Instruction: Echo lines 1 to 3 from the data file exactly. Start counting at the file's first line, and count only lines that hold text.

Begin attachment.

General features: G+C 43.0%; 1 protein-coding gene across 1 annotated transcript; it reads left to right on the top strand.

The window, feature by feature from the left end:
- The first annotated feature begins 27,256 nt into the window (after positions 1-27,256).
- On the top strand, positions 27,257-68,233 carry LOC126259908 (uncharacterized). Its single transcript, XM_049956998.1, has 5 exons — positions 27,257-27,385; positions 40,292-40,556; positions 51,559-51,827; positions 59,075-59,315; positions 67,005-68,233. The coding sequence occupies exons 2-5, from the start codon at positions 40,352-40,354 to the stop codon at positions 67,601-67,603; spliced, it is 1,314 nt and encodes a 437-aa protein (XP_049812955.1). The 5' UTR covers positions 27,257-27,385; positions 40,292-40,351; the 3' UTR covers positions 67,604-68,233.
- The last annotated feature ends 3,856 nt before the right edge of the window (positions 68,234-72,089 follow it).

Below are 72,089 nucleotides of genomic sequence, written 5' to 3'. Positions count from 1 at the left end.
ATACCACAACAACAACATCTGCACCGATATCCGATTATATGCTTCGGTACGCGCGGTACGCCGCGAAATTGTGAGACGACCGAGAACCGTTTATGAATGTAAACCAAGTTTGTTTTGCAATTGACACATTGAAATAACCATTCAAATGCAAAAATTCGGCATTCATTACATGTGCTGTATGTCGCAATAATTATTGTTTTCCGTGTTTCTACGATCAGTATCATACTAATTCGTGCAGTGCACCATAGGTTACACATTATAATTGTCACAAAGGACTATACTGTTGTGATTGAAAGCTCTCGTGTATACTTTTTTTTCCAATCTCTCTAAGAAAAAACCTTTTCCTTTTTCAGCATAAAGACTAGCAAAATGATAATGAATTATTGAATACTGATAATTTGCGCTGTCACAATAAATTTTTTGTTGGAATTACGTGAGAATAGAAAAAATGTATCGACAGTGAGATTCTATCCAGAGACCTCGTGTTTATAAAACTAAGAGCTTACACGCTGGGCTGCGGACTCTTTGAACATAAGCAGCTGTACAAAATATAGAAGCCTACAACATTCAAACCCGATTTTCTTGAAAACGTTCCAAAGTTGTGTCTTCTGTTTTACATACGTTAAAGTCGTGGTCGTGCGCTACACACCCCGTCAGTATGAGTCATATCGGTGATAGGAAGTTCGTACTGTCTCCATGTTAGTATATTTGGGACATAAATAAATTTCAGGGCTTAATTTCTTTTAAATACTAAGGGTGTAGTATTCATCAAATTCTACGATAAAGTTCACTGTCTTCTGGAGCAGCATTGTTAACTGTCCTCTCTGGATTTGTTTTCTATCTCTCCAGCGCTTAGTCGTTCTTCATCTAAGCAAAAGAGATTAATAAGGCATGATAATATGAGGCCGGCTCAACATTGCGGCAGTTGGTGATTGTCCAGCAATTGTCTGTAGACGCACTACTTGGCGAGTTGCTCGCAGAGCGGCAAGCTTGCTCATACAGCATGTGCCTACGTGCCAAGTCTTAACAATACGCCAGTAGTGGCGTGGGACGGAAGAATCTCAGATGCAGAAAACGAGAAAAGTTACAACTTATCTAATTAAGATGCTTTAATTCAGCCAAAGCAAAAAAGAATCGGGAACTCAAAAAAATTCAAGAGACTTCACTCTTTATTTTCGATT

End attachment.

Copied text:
General features: G+C 43.0%; 1 protein-coding gene across 1 annotated transcript; it reads left to right on the top strand.

The window, feature by feature from the left end:
- The first annotated feature begins 27,256 nt into the window (after positions 1-27,256).